What is a compulsory purchase order?

A compulsory purchase order (CPO) empowers certain bodies, typically public or statutory authorities, to acquire land or property without the consent of the owner. Authorities use CPOs mainly for public works or development projects deemed beneficial for the broader community. In some cases, property owners can challenge the order, but typically, these efforts require substantial evidence and legal backing.

Connection between CPO and blight notices

A direct link exists between a compulsory purchase order and blight notices. When an authority announces a public works scheme or significant development, properties in or near the development area can face a blight notice. This legal notice called a blight notice implies the property might be needed for the scheme. Blight notices allow resident freeholders, whose property lies within the affected area, to sell their property to the acquiring authority ahead automatically, bypassing the potentially expensive court process.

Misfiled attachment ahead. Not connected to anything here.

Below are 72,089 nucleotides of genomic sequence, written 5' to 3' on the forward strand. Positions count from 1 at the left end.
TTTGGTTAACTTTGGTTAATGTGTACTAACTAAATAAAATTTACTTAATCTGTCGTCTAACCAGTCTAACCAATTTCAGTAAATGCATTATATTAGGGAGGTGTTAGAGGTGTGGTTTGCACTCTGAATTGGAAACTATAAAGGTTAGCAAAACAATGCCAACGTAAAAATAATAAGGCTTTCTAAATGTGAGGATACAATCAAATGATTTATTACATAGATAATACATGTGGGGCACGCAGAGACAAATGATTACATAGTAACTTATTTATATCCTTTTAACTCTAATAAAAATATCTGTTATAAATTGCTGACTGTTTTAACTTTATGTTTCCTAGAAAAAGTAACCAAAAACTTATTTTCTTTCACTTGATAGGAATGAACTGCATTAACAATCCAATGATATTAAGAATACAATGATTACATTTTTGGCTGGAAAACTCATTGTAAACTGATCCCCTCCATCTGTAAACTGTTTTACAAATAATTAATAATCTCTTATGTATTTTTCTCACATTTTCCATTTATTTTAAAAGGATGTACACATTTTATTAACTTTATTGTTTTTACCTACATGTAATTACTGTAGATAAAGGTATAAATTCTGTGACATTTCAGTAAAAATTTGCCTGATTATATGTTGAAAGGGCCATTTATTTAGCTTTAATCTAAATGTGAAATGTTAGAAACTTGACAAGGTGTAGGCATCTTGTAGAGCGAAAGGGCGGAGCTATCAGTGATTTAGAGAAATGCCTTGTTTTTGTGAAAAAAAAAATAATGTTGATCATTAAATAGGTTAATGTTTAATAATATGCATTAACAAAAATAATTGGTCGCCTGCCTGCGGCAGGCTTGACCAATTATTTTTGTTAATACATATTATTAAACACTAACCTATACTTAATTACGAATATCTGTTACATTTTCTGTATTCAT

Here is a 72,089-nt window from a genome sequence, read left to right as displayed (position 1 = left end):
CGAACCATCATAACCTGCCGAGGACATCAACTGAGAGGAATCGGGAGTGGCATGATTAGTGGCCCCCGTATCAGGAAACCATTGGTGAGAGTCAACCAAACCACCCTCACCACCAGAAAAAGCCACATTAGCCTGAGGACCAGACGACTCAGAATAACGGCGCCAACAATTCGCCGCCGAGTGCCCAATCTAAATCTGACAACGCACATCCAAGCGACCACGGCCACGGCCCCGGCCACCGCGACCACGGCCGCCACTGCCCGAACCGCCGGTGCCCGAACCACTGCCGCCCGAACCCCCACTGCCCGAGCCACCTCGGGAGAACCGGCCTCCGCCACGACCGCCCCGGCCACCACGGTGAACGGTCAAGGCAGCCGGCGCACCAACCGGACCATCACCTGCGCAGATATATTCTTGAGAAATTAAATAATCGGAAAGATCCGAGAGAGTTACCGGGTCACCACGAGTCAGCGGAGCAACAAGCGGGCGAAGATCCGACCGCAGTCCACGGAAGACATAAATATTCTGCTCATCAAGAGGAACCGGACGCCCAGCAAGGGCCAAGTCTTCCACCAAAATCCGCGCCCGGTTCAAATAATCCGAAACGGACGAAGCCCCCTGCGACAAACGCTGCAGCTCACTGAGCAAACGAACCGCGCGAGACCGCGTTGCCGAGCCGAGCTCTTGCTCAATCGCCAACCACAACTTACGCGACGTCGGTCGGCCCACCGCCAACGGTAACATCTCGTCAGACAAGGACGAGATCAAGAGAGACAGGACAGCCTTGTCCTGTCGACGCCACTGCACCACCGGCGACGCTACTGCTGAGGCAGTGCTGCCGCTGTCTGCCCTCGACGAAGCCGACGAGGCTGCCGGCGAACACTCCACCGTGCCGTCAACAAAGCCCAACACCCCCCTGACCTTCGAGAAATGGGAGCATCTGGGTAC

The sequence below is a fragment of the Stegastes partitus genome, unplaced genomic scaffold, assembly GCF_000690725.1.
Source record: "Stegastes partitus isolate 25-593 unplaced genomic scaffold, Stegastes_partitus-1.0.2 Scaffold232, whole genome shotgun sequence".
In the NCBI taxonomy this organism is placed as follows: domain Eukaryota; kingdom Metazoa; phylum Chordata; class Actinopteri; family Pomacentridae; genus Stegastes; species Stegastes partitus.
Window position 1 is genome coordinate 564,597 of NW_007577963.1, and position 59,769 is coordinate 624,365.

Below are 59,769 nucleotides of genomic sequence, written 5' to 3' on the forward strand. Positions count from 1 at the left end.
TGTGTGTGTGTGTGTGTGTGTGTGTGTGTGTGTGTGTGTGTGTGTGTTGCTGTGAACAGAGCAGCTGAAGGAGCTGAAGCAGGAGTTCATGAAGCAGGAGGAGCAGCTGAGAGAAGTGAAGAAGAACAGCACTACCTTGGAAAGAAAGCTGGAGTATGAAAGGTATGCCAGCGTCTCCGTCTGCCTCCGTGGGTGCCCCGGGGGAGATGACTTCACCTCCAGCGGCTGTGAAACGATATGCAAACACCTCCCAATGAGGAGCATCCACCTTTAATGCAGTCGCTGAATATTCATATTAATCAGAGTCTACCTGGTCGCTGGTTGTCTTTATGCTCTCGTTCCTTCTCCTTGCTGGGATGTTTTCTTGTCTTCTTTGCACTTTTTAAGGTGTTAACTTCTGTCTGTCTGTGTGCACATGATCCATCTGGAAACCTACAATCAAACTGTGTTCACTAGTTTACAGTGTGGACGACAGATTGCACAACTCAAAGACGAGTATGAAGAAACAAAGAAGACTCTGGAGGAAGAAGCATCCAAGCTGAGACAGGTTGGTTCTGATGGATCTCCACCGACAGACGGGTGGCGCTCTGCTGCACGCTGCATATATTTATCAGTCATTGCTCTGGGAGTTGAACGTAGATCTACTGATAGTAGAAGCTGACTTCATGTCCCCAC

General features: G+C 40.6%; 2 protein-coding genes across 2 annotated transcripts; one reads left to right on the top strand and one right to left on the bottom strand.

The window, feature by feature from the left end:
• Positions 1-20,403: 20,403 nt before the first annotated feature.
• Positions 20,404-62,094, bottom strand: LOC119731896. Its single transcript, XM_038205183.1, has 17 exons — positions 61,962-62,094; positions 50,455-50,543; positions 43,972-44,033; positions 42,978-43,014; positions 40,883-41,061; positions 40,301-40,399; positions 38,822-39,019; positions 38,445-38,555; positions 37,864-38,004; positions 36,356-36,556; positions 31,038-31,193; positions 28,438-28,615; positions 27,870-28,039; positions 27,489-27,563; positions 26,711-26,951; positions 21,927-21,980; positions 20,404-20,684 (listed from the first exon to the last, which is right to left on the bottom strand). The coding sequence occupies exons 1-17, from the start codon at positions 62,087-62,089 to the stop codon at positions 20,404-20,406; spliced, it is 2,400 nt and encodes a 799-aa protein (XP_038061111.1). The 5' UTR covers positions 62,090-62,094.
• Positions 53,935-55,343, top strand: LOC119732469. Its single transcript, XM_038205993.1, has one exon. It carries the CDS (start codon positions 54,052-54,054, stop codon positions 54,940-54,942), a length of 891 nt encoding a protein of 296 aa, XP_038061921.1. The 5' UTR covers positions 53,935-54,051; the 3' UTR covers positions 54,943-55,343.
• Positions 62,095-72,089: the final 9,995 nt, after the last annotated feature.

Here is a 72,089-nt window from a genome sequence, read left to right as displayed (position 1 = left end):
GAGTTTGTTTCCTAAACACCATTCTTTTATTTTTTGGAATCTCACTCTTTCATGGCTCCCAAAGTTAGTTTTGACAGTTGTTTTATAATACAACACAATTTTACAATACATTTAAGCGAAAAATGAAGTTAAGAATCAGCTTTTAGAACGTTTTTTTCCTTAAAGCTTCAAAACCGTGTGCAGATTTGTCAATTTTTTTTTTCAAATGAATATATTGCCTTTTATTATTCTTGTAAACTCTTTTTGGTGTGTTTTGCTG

For you, as a property owner, understanding the interplay between compulsory purchase orders and blight notices is crucial. Recognising the early signs of a proposed development scheme near your property and the possible issuance of a blight notice will go a long way in preparing for future decisions.

Compulsory purchase order terms

When dealing with compulsory purchase orders, familiarising yourself with specific terms is beneficial. Terms like 'acquiring authority', 'open market price and related compensation', or 'blight claim' often appear in discussions and documents related to CPOs. Knowing these terms helps you effectively communicate with legal experts or chartered surveyors and grasp the nuances of your situation.

Blight notice forces